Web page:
Eve Fairbanks, a writer who lives in Johannesburg, is at work on a book about South Africa.

Every morning before I sit down to write I go look at the sky above Nairobi, where I live part-time. I’ve got a big picture window facing north, wide enough to frame great masses of clouds and a half-dozen falcons playing in thermals as if life is nothing but joy. What I love about this view is it’s always different. Nairobi almost never has blue skies nor gray skies, but always a mix of the two: heavy thunderclouds laboring with bellyfuls of rain and fringed at the top with ice-blue from the sun behind, or soft eraser-marks of cirrus clouds over a mat of turquoise, or cumulus clouds as perfectly-shaped as a flock of sheep marching north towards some heavenly pasture.

And yet I simultaneously associate the sight of this particular sky with constancy. It’s always different, but it’s always there. Gazing at it makes me feel calm, anchored, safe, ready to start the day with the knowledge that something beyond my plate glass is steadfast for me.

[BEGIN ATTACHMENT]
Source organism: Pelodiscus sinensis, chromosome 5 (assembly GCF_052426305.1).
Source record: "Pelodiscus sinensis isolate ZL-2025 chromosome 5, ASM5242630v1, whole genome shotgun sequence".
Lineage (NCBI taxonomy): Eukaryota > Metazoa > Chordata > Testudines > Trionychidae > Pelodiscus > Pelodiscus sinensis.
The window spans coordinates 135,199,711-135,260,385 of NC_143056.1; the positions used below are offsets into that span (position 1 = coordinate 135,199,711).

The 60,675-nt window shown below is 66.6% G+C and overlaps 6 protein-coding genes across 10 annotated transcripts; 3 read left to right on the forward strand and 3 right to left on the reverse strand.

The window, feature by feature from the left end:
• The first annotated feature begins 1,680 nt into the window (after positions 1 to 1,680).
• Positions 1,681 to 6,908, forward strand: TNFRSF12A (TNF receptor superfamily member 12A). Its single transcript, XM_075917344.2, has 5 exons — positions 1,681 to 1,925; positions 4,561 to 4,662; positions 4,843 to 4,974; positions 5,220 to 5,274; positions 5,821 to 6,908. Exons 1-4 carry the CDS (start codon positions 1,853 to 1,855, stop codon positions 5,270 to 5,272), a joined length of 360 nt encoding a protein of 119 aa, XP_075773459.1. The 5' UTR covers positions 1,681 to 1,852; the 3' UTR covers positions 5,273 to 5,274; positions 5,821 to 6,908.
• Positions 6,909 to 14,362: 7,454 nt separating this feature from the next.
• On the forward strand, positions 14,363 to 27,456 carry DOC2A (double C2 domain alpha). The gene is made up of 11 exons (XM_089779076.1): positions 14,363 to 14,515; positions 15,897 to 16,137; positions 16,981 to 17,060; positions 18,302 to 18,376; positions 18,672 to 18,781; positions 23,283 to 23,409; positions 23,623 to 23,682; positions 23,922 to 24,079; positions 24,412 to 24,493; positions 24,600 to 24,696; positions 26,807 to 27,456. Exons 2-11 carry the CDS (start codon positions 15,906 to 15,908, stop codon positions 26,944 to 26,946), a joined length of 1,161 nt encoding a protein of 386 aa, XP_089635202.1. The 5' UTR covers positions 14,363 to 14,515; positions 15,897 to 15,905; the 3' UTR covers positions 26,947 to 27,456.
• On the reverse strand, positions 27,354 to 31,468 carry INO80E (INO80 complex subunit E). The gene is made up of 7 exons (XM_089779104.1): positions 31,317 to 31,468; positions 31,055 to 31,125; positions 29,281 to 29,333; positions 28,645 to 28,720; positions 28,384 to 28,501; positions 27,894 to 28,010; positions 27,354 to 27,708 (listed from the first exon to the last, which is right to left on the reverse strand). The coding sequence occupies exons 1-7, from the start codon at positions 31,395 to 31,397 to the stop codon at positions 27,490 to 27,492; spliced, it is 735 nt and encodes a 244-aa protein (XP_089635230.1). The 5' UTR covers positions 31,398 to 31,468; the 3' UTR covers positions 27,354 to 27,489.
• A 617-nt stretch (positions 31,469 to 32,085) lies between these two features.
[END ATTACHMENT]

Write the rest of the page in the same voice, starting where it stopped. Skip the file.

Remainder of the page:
Oddly, I don’t think I would have this feeling if the Nairobi sky were pure blue. Its changeability helps me see its steadfastness. The psychologist William Warren, who studies how human beings perceive and navigate by things in their environments, told me that “there’s a lot of evidence for this [kind of perception] on a short time-scale: our attention is grabbed by ‘transients,’ or quick changes.” We don’t notice nor feel thankful for our dining-room table’s changelessness; we never say, “Thank God for my solid floor today.” For me, the Nairobi sky’s unbroken promise to daily share its infinite variety felt like a more wondrous gift than, say, the truly permanent pavement below it.

We sometimes presume constancy and change are opposed to each other. “He’s my rock.” “She’s changed.” With that presumption, we can deny our lives, and our loved ones, cycles of change. In fact, change and constancy are related. We recognize this when we speak in metaphors. Often our metaphors of constancy are built around things that actually wax and wane. The Psalmist wished his reign “will be established forever like the moon, the faithful witness in the sky.” Keats and Joni Mitchell alike wished to be as constant as a star — which can’t be seen half the time. Faith includes a cycle of absence, of doubt; otherwise it’s dogma, default.

Might it be, too, that modern life has oddly diminished our ability to perceive constancy and stability in the world by seeking too much pure permanence? More and more stores are open 24 hours a day. Heat and air conditioning keeps us from experiencing the full wheel of the seasons. Not very many of us tend plants. Nothing endures “as April’s green endures,” the poet Wallace Stevens declared, a hundred years ago.

Now the supermarket lettuce aisle is green as April all year — and we are less anchored for it.